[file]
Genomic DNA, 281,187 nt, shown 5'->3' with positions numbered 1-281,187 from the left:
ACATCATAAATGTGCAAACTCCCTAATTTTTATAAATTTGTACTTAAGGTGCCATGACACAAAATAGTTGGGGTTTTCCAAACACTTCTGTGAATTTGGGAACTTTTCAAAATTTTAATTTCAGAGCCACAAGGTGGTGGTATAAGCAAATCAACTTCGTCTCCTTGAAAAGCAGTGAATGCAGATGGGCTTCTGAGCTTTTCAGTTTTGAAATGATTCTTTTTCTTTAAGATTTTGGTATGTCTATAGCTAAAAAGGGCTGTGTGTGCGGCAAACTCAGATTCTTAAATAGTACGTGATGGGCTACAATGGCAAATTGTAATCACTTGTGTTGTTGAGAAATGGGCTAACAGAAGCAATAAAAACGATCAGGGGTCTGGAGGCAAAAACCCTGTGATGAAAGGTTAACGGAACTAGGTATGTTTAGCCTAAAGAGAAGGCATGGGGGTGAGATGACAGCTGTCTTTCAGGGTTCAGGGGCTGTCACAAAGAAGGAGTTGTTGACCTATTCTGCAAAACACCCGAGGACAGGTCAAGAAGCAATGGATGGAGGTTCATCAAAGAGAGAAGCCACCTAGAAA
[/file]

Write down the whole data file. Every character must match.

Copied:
Genomic DNA, 281,187 nt, shown 5'->3' with positions numbered 1-281,187 from the left:
ACATCATAAATGTGCAAACTCCCTAATTTTTATAAATTTGTACTTAAGGTGCCATGACACAAAATAGTTGGGGTTTTCCAAACACTTCTGTGAATTTGGGAACTTTTCAAAATTTTAATTTCAGAGCCACAAGGTGGTGGTATAAGCAAATCAACTTCGTCTCCTTGAAAAGCAGTGAATGCAGATGGGCTTCTGAGCTTTTCAGTTTTGAAATGATTCTTTTTCTTTAAGATTTTGGTATGTCTATAGCTAAAAAGGGCTGTGTGTGCGGCAAACTCAGATTCTTAAATAGTACGTGATGGGCTACAATGGCAAATTGTAATCACTTGTGTTGTTGAGAAATGGGCTAACAGAAGCAATAAAAACGATCAGGGGTCTGGAGGCAAAAACCCTGTGATGAAAGGTTAACGGAACTAGGTATGTTTAGCCTAAAGAGAAGGCATGGGGGTGAGATGACAGCTGTCTTTCAGGGTTCAGGGGCTGTCACAAAGAAGGAGTTGTTGACCTATTCTGCAAAACACCCGAGGACAGGTCAAGAAGCAATGGATGGAGGTTCATCAAAGAGAGAAGCCACCTAGAAA